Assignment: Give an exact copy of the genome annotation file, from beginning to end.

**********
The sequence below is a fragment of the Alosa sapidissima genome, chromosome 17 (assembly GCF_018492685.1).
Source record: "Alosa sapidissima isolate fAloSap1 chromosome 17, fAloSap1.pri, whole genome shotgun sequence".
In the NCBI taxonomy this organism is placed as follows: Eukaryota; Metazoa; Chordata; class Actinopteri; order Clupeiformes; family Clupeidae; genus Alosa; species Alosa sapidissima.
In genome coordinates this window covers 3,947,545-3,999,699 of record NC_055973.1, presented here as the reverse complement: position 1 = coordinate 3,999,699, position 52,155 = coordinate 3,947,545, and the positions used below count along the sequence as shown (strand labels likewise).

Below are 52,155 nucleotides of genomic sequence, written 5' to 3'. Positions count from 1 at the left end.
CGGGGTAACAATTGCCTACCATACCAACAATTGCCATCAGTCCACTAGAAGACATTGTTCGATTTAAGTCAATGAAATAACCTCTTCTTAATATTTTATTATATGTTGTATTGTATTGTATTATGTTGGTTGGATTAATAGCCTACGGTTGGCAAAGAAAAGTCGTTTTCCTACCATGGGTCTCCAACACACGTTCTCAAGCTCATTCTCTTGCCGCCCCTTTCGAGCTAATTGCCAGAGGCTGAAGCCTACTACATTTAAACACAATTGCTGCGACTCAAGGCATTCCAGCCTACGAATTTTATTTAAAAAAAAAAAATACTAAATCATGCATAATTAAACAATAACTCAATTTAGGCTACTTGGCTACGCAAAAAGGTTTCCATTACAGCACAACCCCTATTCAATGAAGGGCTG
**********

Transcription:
The sequence below is a fragment of the Alosa sapidissima genome, chromosome 17 (assembly GCF_018492685.1).
Source record: "Alosa sapidissima isolate fAloSap1 chromosome 17, fAloSap1.pri, whole genome shotgun sequence".
In the NCBI taxonomy this organism is placed as follows: Eukaryota; Metazoa; Chordata; class Actinopteri; order Clupeiformes; family Clupeidae; genus Alosa; species Alosa sapidissima.
In genome coordinates this window covers 3,947,545-3,999,699 of record NC_055973.1, presented here as the reverse complement: position 1 = coordinate 3,999,699, position 52,155 = coordinate 3,947,545, and the positions used below count along the sequence as shown (strand labels likewise).

Below are 52,155 nucleotides of genomic sequence, written 5' to 3'. Positions count from 1 at the left end.
CGGGGTAACAATTGCCTACCATACCAACAATTGCCATCAGTCCACTAGAAGACATTGTTCGATTTAAGTCAATGAAATAACCTCTTCTTAATATTTTATTATATGTTGTATTGTATTGTATTATGTTGGTTGGATTAATAGCCTACGGTTGGCAAAGAAAAGTCGTTTTCCTACCATGGGTCTCCAACACACGTTCTCAAGCTCATTCTCTTGCCGCCCCTTTCGAGCTAATTGCCAGAGGCTGAAGCCTACTACATTTAAACACAATTGCTGCGACTCAAGGCATTCCAGCCTACGAATTTTATTTAAAAAAAAAAAATACTAAATCATGCATAATTAAACAATAACTCAATTTAGGCTACTTGGCTACGCAAAAAGGTTTCCATTACAGCACAACCCCTATTCAATGAAGGGCTG